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Even after the initial healing stage, the sun is still something to consider regarding lasting saturation. "The sun breaks down the pigment, even under your skin," says Strong. "The lightest colors will fade the fastest, but all ink can fade fast from general sun exposure."

How to Prevent Tattoo Fading

Avoiding a faded tattoo starts at the salon. "Do your research and get quality work from quality artists," says Mitchell.

Choosing your design wisely can also help protect you from a fade-out — and Strong notes that poorly executed designs tend to reveal themselves at the eight-month mark. "This is when tattoos that look like pencil drawings (single needle) or a dime-sized Monet start to show their true colors (pun intended)," she says. "They'll typically look fully erased (in the case of the former) or totally smudged and illegible, more like a bruise than a lily pond."

Once your skin is inked, following immediate aftercare instructions will start your healing journey off on a good foot. Avoid immediate and prolonged exposure to water and sun, and remember that SPF (minimum SPF 30, per the American Academy of Dermatology Association) is your tattoo’s best friend. Regular exfoliation of your healed tattoo can also slough off dead and dull skin and help promote skin turnover, allowing your ink to appear sharper and fresher.

Finally, the same considerations that benefit the rest of your face and body will also help your tattoo. "General skin care will always give you the best results not only for your tattoos but for the health of your skin, which is the starting point," says Mitchell. "Stay hydrated, eat healthy foods, and get some sun (but not too much)."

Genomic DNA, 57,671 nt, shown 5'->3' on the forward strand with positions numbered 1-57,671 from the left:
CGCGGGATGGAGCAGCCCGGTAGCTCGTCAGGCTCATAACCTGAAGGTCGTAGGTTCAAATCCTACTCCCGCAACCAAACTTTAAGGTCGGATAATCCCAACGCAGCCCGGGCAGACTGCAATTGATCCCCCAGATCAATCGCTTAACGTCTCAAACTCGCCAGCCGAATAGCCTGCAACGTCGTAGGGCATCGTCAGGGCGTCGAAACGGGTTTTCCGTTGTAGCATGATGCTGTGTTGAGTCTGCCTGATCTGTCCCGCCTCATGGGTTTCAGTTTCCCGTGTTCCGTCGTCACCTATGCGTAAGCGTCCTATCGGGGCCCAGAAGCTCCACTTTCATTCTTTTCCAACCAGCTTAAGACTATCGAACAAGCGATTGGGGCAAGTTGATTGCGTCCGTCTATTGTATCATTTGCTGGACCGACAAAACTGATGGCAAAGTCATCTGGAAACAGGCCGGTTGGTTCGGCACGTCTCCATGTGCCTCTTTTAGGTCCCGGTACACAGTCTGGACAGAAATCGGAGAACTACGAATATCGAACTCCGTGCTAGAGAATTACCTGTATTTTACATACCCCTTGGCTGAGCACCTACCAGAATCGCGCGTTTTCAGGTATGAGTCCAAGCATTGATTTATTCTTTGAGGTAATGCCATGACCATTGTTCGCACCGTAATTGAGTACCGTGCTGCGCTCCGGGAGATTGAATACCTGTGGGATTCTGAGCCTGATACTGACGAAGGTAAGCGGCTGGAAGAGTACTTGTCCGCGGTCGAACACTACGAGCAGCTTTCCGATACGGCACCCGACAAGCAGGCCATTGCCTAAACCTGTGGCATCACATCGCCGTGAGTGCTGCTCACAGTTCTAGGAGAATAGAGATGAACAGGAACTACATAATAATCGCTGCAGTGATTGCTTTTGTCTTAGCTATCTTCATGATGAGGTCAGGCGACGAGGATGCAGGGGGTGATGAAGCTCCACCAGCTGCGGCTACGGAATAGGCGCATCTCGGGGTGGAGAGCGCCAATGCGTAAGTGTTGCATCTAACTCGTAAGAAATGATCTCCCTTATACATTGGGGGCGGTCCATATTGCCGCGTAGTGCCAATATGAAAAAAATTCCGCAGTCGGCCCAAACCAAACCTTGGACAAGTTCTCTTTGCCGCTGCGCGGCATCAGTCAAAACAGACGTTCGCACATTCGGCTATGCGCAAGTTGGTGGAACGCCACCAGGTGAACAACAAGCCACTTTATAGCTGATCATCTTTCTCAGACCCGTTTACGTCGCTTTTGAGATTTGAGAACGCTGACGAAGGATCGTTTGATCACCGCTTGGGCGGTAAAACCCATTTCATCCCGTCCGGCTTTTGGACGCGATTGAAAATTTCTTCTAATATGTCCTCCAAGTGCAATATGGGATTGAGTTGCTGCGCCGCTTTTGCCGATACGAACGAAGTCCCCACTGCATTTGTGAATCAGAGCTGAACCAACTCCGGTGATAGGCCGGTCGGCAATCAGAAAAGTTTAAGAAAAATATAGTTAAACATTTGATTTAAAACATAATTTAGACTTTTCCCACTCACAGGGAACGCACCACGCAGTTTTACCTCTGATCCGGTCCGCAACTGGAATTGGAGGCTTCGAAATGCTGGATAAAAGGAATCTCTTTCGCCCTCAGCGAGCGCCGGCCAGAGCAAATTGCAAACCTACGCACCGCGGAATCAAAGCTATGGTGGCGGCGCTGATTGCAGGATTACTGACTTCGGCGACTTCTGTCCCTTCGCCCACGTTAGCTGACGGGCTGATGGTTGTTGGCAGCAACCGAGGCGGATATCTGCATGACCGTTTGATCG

How to Care for a Faded Tattoo

A faded tattoo can be a source of frustration. Here's how to avoid loss of color and keep your ink as fresh and vivid as possible.

Bad news: Barring a new design, there's not a ton to be done to renew a tattoo. "Despite some pretty sketchy advertising, there is basically nothing to 'reinvigorate' a tattoo," says Strong. "You can put oil on top of the skin to make the top layer of the dermis more transparent, which makes your tattoos appear brighter and fresher, but there is nothing happening beneath the skin to change the actual tattoo. This is why I say fighting the aging of a tattoo is just as futile as fighting the aging of our skin. You can do a little, but you can’t do a lot!"

In terms of touch-ups (which can be carried off more than twenty years post initial inking) outlining existing tattoos can help the original design to appear sharper. Some artists prefer to cover faded art or to incorporate it into an entirely new design. Some, however, do neither. "A lot of really good tattoo artists don’t like to clean up other people's dirty work, so it’s best to start off on the right foot and get your tattoos done by a good tattoo artist," says Mitchell. "But if it’s too late for that there are definitely still artists out there that will help you out. You just have to do your homework and be diligent about finding the right artist to work with."